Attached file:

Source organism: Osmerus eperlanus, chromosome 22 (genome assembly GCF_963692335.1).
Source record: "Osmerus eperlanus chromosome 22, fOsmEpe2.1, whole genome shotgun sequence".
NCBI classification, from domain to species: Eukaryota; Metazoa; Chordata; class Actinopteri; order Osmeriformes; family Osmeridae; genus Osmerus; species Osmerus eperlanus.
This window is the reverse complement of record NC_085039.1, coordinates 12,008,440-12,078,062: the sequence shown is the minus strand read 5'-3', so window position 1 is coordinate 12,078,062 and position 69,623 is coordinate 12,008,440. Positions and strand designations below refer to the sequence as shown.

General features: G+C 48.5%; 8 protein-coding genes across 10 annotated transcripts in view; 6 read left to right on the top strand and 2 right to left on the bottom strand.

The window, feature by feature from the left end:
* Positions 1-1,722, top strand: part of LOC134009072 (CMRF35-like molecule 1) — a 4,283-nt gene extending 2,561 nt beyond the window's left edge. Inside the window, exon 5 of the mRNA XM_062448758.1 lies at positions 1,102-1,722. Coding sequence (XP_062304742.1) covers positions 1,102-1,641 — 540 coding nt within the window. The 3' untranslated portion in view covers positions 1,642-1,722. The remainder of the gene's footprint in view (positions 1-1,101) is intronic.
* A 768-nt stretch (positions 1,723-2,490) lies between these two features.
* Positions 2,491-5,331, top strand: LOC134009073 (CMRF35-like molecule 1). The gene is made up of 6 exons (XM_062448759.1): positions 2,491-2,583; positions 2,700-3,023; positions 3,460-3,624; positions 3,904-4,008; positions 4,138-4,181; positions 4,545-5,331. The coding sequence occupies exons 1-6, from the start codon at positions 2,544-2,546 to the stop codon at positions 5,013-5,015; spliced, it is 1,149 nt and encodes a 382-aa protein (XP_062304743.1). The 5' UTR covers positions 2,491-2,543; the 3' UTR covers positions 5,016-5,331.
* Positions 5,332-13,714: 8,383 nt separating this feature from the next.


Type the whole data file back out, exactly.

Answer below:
Source organism: Osmerus eperlanus, chromosome 22 (genome assembly GCF_963692335.1).
Source record: "Osmerus eperlanus chromosome 22, fOsmEpe2.1, whole genome shotgun sequence".
NCBI classification, from domain to species: Eukaryota; Metazoa; Chordata; class Actinopteri; order Osmeriformes; family Osmeridae; genus Osmerus; species Osmerus eperlanus.
This window is the reverse complement of record NC_085039.1, coordinates 12,008,440-12,078,062: the sequence shown is the minus strand read 5'-3', so window position 1 is coordinate 12,078,062 and position 69,623 is coordinate 12,008,440. Positions and strand designations below refer to the sequence as shown.

General features: G+C 48.5%; 8 protein-coding genes across 10 annotated transcripts in view; 6 read left to right on the top strand and 2 right to left on the bottom strand.

The window, feature by feature from the left end:
* Positions 1-1,722, top strand: part of LOC134009072 (CMRF35-like molecule 1) — a 4,283-nt gene extending 2,561 nt beyond the window's left edge. Inside the window, exon 5 of the mRNA XM_062448758.1 lies at positions 1,102-1,722. Coding sequence (XP_062304742.1) covers positions 1,102-1,641 — 540 coding nt within the window. The 3' untranslated portion in view covers positions 1,642-1,722. The remainder of the gene's footprint in view (positions 1-1,101) is intronic.
* A 768-nt stretch (positions 1,723-2,490) lies between these two features.
* Positions 2,491-5,331, top strand: LOC134009073 (CMRF35-like molecule 1). The gene is made up of 6 exons (XM_062448759.1): positions 2,491-2,583; positions 2,700-3,023; positions 3,460-3,624; positions 3,904-4,008; positions 4,138-4,181; positions 4,545-5,331. The coding sequence occupies exons 1-6, from the start codon at positions 2,544-2,546 to the stop codon at positions 5,013-5,015; spliced, it is 1,149 nt and encodes a 382-aa protein (XP_062304743.1). The 5' UTR covers positions 2,491-2,543; the 3' UTR covers positions 5,016-5,331.
* Positions 5,332-13,714: 8,383 nt separating this feature from the next.